Public sector lawyers involved in drafting of the extractives sector laws and policies in the region will next week undergo training to improve their negotiation and policy-making skills.
The training is aimed at assisting East African Community (EAC) countries to make extractive industry contracts and related policy to ensure they achieve tangible benefits from their natural resources, the East African Development Bank (EADB), which is hosting the training said in statement yesterday.
The training, that takes place from March 9-14 in Kigali, targets senior government lawyers involved in policy formulation and negotiations and law dons from Kenya, Tanzania, Rwanda, Burundi and Uganda.
“The training is designed to build the capacity of public sector lawyers involved in negotiating transactions and drafting agreements for extractive and other industries,” it added.
The bank said the training will help reduce the risk of costly or politically-difficult dispute resolution, going forward.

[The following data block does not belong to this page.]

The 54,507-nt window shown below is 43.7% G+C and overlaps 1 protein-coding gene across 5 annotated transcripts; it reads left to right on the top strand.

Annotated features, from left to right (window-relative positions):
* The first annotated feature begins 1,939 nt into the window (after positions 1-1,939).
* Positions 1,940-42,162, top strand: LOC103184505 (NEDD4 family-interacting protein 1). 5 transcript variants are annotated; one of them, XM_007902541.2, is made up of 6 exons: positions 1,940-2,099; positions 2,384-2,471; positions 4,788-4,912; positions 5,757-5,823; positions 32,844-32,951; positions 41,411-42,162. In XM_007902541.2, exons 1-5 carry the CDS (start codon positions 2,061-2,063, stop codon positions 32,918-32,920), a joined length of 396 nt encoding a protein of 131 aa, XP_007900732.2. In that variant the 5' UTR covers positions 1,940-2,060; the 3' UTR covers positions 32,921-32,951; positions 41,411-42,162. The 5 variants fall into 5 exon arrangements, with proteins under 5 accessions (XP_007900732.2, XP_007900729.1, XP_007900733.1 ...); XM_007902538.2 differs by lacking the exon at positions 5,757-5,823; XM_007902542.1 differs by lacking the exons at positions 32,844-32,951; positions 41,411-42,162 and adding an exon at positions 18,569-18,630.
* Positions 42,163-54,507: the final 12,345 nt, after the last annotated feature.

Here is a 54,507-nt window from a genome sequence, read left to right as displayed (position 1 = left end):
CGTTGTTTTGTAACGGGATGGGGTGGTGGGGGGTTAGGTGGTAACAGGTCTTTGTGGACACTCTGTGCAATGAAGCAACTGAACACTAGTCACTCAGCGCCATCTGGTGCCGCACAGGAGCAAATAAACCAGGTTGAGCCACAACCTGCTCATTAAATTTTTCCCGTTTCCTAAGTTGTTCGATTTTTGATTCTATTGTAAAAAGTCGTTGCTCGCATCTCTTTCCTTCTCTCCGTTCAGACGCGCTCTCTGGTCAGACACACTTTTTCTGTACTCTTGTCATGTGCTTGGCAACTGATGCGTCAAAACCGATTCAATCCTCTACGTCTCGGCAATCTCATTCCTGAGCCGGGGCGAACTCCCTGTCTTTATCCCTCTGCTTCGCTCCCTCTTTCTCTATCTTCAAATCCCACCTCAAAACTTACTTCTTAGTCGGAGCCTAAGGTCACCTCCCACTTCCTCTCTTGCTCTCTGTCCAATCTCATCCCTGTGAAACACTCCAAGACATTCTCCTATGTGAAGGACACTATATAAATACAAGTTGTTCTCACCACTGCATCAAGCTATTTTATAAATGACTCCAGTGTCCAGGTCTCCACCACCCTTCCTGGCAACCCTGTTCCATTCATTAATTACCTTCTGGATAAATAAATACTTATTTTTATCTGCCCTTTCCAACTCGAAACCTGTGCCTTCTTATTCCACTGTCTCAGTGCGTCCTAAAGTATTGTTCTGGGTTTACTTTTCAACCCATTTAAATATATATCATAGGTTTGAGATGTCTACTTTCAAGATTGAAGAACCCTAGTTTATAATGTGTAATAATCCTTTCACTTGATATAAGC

Vivienne Yeda, the EADB director general, observed that the last decade had seen the discovery of minerals such as coal, gas, oil, titanium, among others, in East Africa, noting that the region had entered a period of ‘economic tipping point.’
She noted that this calls for laws and policies that will safeguard revenues from extractive industry.
“The fundamental question we must ask, going by the experiences of other resource-rich regions in Africa, is whether the region will benefit from these resources,”said Yeda
“Can East Africa ensure the newfound resources are converted into tangible wealth for its people, current and future generations?”
In the past few years, oil and gas discoveries have been made in Uganda, Kenya Tanzania.
Rwanda is also exploring for oil and gas, but has various firms involved in mining of various minerals like wolfram and cassetirite in different parts of the country.
The training should be a big boost to the region, especially as some countries grapple to make extractive sector laws that ensure equitable distribution of resources from the sector.
Also, the need for policies that promote sustainable development of the natural resources to safeguard the environment is important, according to industry experts.
The seven-day training will be conducted jointly with global law firm, DLA Piper and its affiliate, New Perimeter, which provides free legal assistance.
DLA Piper partner, Jay Finkelstein, said the training would focus on analysing and negotiating the types of complex transactions, including project finance, extractive industry agreements and public-private partnerships.